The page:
Robots are envisioned to bring improved efficiency and quality to many aspects of our daily lives. Examples include autonomous driving, drone delivery, and service robots. The decision-making in robotic systems often faces various sources of uncertainties (e.g., incomplete sensory information, uncertainties in the environment, interaction with other agents). As data- and learning-based methods continue to gain traction, we must understand how to leverage them in real-world robotic systems in a safe and robust manner to avoid costly hardware failures and/or allow for deployments in the proximity of human operators. Addressing the safety challenges in real-world deployment will require cross-field collaboration. Our goal is to facilitate enduring interdisciplinary partnerships and build a community fostering the advancement of safe robot autonomy research.
Review Paper and Simulation Benchmark
Review Paper on Safe Learning in Robotics
Abstract: As data- and learning-based methods gain traction, researchers must also understand how to leverage them in real-world robotic systems, where implementing and guaranteeing safety is imperative—to avoid costly hardware failures and allow deployment in the proximity of human operators. The last half-decade has seen a steep rise in the number of contributions to this area from both the control and reinforcement learning communities. Our goal is to provide a concise but holistic review of the recent advances made in safe learning control. We aim to demystify and unify the language and frameworks used in control theory and reinforcement learning research. To facilitate fair comparisons between these fields, we emphasize the need for realistic physics-based benchmarks. Our review includes learning-based control approaches that safely improve performance by learning the uncertain dynamics, reinforcement learning approaches that encourage safety or robustness, and methods that can formally certify the safety of a learned control policy.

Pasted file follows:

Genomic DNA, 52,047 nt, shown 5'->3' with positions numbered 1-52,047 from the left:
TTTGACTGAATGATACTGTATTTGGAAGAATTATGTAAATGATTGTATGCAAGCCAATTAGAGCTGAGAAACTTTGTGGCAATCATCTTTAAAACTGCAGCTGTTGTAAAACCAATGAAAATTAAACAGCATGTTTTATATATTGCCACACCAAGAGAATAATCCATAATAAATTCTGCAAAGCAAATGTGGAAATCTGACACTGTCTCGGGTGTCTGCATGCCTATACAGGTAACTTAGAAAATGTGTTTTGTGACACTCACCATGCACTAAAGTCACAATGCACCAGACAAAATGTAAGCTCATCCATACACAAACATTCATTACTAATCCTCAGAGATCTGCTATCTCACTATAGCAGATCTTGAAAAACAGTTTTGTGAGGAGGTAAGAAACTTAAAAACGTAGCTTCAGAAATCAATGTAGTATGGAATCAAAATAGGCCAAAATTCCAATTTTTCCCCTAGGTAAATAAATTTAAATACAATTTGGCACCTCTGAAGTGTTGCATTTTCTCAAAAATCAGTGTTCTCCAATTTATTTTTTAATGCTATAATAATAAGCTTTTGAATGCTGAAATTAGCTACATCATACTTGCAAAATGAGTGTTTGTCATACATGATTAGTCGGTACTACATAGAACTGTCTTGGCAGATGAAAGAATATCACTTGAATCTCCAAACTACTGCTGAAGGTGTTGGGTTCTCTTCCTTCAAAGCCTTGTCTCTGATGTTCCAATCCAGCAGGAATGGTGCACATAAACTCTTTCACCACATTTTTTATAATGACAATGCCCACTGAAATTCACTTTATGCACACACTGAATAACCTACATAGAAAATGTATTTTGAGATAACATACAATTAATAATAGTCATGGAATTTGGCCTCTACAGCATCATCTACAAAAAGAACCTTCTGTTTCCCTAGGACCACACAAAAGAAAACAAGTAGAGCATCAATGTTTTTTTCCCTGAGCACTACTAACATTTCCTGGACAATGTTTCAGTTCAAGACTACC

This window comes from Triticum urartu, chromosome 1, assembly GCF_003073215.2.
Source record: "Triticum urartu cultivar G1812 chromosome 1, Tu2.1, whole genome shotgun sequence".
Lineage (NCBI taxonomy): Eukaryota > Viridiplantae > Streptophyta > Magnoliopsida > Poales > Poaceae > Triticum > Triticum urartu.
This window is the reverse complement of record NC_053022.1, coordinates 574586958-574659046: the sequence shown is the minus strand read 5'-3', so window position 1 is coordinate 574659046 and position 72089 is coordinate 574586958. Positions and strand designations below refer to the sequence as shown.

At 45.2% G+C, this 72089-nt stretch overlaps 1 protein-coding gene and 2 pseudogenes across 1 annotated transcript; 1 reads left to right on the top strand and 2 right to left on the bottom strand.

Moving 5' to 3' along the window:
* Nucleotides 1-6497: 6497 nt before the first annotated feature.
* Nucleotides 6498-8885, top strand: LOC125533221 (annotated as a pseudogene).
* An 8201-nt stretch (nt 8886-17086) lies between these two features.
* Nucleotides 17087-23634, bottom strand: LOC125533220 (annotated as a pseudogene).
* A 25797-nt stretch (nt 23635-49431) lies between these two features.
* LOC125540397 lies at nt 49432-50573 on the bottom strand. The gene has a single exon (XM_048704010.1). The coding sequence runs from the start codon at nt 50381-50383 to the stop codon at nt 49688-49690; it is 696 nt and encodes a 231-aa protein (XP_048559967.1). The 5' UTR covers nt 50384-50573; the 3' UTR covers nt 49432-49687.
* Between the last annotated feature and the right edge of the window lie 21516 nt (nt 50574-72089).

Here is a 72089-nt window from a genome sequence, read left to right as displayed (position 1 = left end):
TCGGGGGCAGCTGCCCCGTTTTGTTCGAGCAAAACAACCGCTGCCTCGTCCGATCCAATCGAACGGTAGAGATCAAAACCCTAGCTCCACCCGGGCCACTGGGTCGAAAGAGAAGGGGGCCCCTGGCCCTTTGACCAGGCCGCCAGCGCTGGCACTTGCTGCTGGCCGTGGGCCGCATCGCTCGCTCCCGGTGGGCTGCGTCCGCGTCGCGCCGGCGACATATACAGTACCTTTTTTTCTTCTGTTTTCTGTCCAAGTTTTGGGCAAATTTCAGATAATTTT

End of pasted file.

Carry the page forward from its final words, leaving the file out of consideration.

Simulation Benchmark for Safe Robot Learning
Abstract: In recent years, reinforcement learning and learning-based control—as well as the study of their safety, crucial for deployment in real-world robots—have gained significant traction. However, to adequately gauge the progress and applicability of new results, we need the tools to equitably compare the approaches proposed by the controls and reinforcement learning communities. Here, we propose a new open-source benchmark suite, called safe-control-gym. Our starting point is OpenAI’s Gym API, which is one of the de facto standard in reinforcement learning research. Yet, we highlight the reasons for its limited appeal to control theory researchers—and safe control, in particular. E.g., the lack of analytical models and constraint specifications. Thus, we propose to extend this API with (i) the ability to specify (and query) symbolic models and constraints and (ii) introduce simulated disturbances in the control inputs, measurements, and inertial properties. We provide implementations for three dynamic systems—the cart-pole, 1D, and 2D quadrotor—and two control tasks—stabilization and trajectory tracking. To demonstrate our proposal—and in an attempt to bring research communities closer together—we show how to use safe-control-gym to quantitatively compare the control performance, data efficiency, and safety of multiple approaches from the areas of traditional control, learning-based control, and reinforcement learning.
ICRA Workshop on Releasing Robots into the Wild
Interdisciplinary workshop on simulations, benchmarks, and deployment for safe real-world robot autonomy.
Talks and Discussions
Angela Schoellig, “Machine Learning for Robotics: Achieving Safety, Performance and Reliability by Combining Models and Data in a Closed-Loop System Architecture“, Intersections between Control, Learning and Optimization 2020
Angela Schoellig, “Safe Learning-based Control Using Gaussian Processes“, IFAC World Congress 2020
Workshop on Deployable Decision Making in Embodied Systems, NeurIPS 2021
Workshop on Safe Real-World Robot Autonomy, IROS 2021
Invited Sessions on Learning-Based Control, CDC 2016-present
Somil Bansal, University of Southern California
Animesh Garg, University of Toronto
Matthias Müller, Leibniz University Hannover
Davide Scaramuzza, University of Zürich
Sebastian Trimpe, RWTH Aachen University
Melanie Zeilinger, ETH Zürich